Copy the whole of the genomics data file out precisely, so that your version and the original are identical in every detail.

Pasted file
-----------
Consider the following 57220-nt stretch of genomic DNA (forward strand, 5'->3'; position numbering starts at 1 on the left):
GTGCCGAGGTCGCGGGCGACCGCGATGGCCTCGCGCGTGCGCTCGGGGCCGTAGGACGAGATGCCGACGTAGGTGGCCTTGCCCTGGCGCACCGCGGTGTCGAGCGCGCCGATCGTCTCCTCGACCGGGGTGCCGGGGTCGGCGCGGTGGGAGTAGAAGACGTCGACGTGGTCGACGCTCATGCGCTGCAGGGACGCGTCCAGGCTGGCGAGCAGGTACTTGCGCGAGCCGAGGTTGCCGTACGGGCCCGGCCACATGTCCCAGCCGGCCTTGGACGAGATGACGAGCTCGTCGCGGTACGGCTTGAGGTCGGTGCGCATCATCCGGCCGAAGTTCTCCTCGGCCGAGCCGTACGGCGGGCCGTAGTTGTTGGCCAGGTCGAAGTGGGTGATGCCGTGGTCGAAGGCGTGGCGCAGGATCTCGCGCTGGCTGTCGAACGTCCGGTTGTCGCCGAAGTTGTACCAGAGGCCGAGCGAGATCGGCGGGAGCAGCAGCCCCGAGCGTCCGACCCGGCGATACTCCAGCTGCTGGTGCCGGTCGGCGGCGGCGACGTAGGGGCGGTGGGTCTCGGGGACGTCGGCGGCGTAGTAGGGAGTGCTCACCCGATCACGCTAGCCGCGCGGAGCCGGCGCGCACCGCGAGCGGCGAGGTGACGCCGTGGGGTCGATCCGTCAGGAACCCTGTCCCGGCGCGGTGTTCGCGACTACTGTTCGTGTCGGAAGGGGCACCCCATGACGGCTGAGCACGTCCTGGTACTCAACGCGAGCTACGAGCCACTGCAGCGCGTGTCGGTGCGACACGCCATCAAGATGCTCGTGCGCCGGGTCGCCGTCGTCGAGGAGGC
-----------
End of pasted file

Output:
Consider the following 57220-nt stretch of genomic DNA (forward strand, 5'->3'; position numbering starts at 1 on the left):
GTGCCGAGGTCGCGGGCGACCGCGATGGCCTCGCGCGTGCGCTCGGGGCCGTAGGACGAGATGCCGACGTAGGTGGCCTTGCCCTGGCGCACCGCGGTGTCGAGCGCGCCGATCGTCTCCTCGACCGGGGTGCCGGGGTCGGCGCGGTGGGAGTAGAAGACGTCGACGTGGTCGACGCTCATGCGCTGCAGGGACGCGTCCAGGCTGGCGAGCAGGTACTTGCGCGAGCCGAGGTTGCCGTACGGGCCCGGCCACATGTCCCAGCCGGCCTTGGACGAGATGACGAGCTCGTCGCGGTACGGCTTGAGGTCGGTGCGCATCATCCGGCCGAAGTTCTCCTCGGCCGAGCCGTACGGCGGGCCGTAGTTGTTGGCCAGGTCGAAGTGGGTGATGCCGTGGTCGAAGGCGTGGCGCAGGATCTCGCGCTGGCTGTCGAACGTCCGGTTGTCGCCGAAGTTGTACCAGAGGCCGAGCGAGATCGGCGGGAGCAGCAGCCCCGAGCGTCCGACCCGGCGATACTCCAGCTGCTGGTGCCGGTCGGCGGCGGCGACGTAGGGGCGGTGGGTCTCGGGGACGTCGGCGGCGTAGTAGGGAGTGCTCACCCGATCACGCTAGCCGCGCGGAGCCGGCGCGCACCGCGAGCGGCGAGGTGACGCCGTGGGGTCGATCCGTCAGGAACCCTGTCCCGGCGCGGTGTTCGCGACTACTGTTCGTGTCGGAAGGGGCACCCCATGACGGCTGAGCACGTCCTGGTACTCAACGCGAGCTACGAGCCACTGCAGCGCGTGTCGGTGCGACACGCCATCAAGATGCTCGTGCGCCGGGTCGCCGTCGTCGAGGAGGC